Instead of sitting down with your partner and sharing the same monitor and possibly the same keyboard, the screen will need to be shared virtually. There are many options including GNU Screen, iChat, Skype, yuuguu, yugma, and TeamViewer. Also, something like Google Talk or Skype should be used for voice chatting.


You know when you are talking on the phone that your attention is more focused on the conversation than when you are locally talking to someone? The same happens in remote pair programming. It is very intense and productive because both developers are extremely focused. You really need to remind yourself to take breaks, switch navigators, and go to lunch!



A couple of years ago I had the benefit of seeing agile contrasted against waterfall with the same development team on the same project. The team had recently delivered the 1.1 version of a global web application. The customer then took over the project by replacing the project manager and business analysts with people who had no agile experience.

Up until after the 1.1 release our highly productive team absolutely loved coming to work in the morning. We were eating up storing points with an insatiable appetite and pressure to perform came from inside the team. Frequently our roles would cross. Developers would help out Testers and BAs as needed and the Testers and BAs worked very closely together to document proper story acceptances.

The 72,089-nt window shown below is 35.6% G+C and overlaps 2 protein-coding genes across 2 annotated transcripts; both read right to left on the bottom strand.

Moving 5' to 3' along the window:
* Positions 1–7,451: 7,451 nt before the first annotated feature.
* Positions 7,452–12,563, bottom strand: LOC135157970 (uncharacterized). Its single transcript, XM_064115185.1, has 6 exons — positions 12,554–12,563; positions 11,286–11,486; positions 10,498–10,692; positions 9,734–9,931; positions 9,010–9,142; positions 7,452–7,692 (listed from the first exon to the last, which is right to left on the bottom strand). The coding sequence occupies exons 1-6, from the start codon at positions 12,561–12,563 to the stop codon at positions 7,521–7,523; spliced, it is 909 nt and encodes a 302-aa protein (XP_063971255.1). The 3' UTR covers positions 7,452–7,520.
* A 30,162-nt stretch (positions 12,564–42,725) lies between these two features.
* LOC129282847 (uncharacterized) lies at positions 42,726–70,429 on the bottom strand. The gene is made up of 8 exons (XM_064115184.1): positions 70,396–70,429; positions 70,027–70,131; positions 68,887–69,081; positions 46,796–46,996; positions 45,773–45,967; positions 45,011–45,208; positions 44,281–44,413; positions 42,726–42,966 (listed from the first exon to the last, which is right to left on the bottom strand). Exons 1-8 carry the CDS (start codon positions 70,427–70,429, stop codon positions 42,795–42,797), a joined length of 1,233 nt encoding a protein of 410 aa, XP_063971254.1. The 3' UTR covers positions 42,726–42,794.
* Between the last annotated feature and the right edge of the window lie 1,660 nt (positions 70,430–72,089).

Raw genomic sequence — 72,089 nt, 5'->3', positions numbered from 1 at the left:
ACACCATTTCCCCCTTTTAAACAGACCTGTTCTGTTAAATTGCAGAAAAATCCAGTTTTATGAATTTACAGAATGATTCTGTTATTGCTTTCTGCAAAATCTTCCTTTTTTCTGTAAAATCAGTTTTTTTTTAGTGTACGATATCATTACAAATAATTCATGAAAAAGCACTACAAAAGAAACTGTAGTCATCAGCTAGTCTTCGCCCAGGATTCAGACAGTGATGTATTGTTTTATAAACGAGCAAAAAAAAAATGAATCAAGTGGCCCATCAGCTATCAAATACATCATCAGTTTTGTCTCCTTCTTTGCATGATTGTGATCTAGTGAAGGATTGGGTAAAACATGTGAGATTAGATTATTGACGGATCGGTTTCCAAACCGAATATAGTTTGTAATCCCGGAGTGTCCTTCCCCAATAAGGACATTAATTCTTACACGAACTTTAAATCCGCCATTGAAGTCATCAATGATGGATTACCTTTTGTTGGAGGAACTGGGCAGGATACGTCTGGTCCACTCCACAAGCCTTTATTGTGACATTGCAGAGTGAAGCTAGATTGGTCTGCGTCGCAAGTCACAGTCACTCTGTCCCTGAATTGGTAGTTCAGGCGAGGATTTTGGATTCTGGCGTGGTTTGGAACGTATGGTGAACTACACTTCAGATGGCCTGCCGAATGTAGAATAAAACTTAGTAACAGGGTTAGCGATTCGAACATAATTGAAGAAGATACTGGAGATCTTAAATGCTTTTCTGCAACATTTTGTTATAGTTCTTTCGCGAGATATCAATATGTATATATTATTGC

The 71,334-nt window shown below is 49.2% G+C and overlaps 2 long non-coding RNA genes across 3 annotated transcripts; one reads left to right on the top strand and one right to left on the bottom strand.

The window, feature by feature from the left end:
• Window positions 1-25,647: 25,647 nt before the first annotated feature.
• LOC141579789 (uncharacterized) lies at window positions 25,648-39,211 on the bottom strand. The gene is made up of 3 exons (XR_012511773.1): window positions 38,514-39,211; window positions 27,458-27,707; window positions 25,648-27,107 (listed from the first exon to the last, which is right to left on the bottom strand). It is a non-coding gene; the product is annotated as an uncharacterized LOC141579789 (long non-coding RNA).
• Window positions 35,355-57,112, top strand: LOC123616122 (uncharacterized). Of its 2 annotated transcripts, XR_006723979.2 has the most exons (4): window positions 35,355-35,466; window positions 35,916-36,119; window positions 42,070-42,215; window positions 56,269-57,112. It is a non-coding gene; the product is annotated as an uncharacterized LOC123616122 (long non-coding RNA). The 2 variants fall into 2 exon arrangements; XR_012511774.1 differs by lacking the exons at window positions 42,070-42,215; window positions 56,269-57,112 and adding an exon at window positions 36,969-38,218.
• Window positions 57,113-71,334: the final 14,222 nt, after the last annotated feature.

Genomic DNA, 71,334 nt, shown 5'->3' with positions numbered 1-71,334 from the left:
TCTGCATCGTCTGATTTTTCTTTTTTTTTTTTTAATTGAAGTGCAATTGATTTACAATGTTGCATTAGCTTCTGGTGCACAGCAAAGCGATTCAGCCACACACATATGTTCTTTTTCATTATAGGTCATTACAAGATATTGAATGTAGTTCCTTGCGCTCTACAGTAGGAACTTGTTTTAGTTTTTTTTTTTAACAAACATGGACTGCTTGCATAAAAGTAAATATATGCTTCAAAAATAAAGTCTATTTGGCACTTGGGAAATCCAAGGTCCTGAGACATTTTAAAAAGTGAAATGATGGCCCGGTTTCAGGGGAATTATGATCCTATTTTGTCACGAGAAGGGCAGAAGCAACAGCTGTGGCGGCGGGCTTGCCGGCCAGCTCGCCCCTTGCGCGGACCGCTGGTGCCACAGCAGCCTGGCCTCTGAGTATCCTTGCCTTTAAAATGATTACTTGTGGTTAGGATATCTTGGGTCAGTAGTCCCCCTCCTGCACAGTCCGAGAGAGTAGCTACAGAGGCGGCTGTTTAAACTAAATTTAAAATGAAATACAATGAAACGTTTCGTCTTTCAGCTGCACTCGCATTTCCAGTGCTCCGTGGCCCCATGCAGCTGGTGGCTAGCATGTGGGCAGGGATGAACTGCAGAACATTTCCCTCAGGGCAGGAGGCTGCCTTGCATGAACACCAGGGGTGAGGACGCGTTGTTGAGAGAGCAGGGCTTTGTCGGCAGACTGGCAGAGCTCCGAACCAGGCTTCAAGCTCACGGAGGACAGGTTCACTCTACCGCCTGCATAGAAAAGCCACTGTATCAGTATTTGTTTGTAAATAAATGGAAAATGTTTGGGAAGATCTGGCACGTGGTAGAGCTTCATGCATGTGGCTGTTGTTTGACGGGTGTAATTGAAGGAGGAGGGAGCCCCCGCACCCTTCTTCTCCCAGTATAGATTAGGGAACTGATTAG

When agile was dropped for a more traditional process, things deteriorated very quickly (teamicide). I noticed major negative consequences in user stories, project planning, management, and software development.


The agile team that was together from inception through release 1.1 benefited from testable stories with high value features. Developers worked with Business Analysts to identify tasks within a story that would require significant development time so that the Product Owner could make informed decisions on whether or not a particular feature provided enough business value to warrant the cost. The BAs also enjoyed lower cost alternatives provided by developers. Only minor changes to a story were allowed after a pair of developers started on it. Significant changes required a new story.